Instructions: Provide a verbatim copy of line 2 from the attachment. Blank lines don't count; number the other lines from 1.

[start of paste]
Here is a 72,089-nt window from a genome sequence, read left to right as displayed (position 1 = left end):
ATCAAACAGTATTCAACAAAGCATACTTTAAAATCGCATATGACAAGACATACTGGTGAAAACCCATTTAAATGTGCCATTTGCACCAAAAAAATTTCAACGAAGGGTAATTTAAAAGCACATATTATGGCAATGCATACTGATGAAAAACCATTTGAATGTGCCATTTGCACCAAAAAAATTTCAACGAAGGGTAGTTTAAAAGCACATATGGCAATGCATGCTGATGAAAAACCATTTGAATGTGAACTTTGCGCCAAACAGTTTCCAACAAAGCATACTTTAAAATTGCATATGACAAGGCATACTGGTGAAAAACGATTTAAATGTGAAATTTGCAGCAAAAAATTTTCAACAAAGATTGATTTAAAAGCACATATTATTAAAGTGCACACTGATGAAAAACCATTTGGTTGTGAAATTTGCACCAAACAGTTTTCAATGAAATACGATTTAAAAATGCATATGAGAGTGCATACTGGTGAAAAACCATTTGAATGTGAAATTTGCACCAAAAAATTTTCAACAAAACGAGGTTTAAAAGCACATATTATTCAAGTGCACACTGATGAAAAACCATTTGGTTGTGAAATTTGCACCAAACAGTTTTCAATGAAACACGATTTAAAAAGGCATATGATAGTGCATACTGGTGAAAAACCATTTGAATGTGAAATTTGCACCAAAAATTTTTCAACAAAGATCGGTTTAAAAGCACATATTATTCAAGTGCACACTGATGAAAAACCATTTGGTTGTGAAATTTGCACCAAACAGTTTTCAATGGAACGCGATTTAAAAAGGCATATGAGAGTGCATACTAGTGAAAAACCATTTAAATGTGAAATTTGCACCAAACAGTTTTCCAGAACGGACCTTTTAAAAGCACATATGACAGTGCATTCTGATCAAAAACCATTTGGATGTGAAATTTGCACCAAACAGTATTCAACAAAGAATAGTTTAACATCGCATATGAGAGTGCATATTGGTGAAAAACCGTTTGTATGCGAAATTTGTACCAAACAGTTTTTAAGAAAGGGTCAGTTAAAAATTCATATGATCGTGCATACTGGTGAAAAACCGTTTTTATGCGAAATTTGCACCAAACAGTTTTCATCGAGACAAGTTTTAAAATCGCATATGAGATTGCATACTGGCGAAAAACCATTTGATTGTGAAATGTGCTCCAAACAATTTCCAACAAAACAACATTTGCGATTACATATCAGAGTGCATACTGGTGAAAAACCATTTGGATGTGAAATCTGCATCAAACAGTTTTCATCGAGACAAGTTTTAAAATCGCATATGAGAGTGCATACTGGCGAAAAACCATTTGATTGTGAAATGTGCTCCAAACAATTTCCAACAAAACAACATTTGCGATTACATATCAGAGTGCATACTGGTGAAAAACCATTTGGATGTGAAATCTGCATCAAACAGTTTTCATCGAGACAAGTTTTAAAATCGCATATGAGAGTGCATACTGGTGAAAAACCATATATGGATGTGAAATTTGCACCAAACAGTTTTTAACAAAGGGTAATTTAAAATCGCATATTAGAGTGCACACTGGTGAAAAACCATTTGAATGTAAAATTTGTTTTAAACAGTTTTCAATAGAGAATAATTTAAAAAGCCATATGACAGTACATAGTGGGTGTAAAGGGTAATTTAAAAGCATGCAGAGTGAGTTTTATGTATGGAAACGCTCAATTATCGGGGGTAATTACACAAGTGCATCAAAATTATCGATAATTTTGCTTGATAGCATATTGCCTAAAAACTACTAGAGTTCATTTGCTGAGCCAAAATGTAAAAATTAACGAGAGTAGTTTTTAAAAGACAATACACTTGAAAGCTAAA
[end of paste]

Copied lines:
ATCAAACAGTATTCAACAAAGCATACTTTAAAATCGCATATGACAAGACATACTGGTGAAAACCCATTTAAATGTGCCATTTGCACCAAAAAAATTTCAACGAAGGGTAATTTAAAAGCACATATTATGGCAATGCATACTGATGAAAAACCATTTGAATGTGCCATTTGCACCAAAAAAATTTCAACGAAGGGTAGTTTAAAAGCACATATGGCAATGCATGCTGATGAAAAACCATTTGAATGTGAACTTTGCGCCAAACAGTTTCCAACAAAGCATACTTTAAAATTGCATATGACAAGGCATACTGGTGAAAAACGATTTAAATGTGAAATTTGCAGCAAAAAATTTTCAACAAAGATTGATTTAAAAGCACATATTATTAAAGTGCACACTGATGAAAAACCATTTGGTTGTGAAATTTGCACCAAACAGTTTTCAATGAAATACGATTTAAAAATGCATATGAGAGTGCATACTGGTGAAAAACCATTTGAATGTGAAATTTGCACCAAAAAATTTTCAACAAAACGAGGTTTAAAAGCACATATTATTCAAGTGCACACTGATGAAAAACCATTTGGTTGTGAAATTTGCACCAAACAGTTTTCAATGAAACACGATTTAAAAAGGCATATGATAGTGCATACTGGTGAAAAACCATTTGAATGTGAAATTTGCACCAAAAATTTTTCAACAAAGATCGGTTTAAAAGCACATATTATTCAAGTGCACACTGATGAAAAACCATTTGGTTGTGAAATTTGCACCAAACAGTTTTCAATGGAACGCGATTTAAAAAGGCATATGAGAGTGCATACTAGTGAAAAACCATTTAAATGTGAAATTTGCACCAAACAGTTTTCCAGAACGGACCTTTTAAAAGCACATATGACAGTGCATTCTGATCAAAAACCATTTGGATGTGAAATTTGCACCAAACAGTATTCAACAAAGAATAGTTTAACATCGCATATGAGAGTGCATATTGGTGAAAAACCGTTTGTATGCGAAATTTGTACCAAACAGTTTTTAAGAAAGGGTCAGTTAAAAATTCATATGATCGTGCATACTGGTGAAAAACCGTTTTTATGCGAAATTTGCACCAAACAGTTTTCATCGAGACAAGTTTTAAAATCGCATATGAGATTGCATACTGGCGAAAAACCATTTGATTGTGAAATGTGCTCCAAACAATTTCCAACAAAACAACATTTGCGATTACATATCAGAGTGCATACTGGTGAAAAACCATTTGGATGTGAAATCTGCATCAAACAGTTTTCATCGAGACAAGTTTTAAAATCGCATATGAGAGTGCATACTGGCGAAAAACCATTTGATTGTGAAATGTGCTCCAAACAATTTCCAACAAAACAACATTTGCGATTACATATCAGAGTGCATACTGGTGAAAAACCATTTGGATGTGAAATCTGCATCAAACAGTTTTCATCGAGACAAGTTTTAAAATCGCATATGAGAGTGCATACTGGTGAAAAACCATATATGGATGTGAAATTTGCACCAAACAGTTTTTAACAAAGGGTAATTTAAAATCGCATATTAGAGTGCACACTGGTGAAAAACCATTTGAATGTAAAATTTGTTTTAAACAGTTTTCAATAGAGAATAATTTAAAAAGCCATATGACAGTACATAGTGGGTGTAAAGGGTAATTTAAAAGCATGCAGAGTGAGTTTTATGTATGGAAACGCTCAATTATCGGGGGTAATTACACAAGTGCATCAAAATTATCGATAATTTTGCTTGATAGCATATTGCCTAAAAACTACTAGAGTTCATTTGCTGAGCCAAAATGTAAAAATTAACGAGAGTAGTTTTTAAAAGACAATACACTTGAAAGCTAAA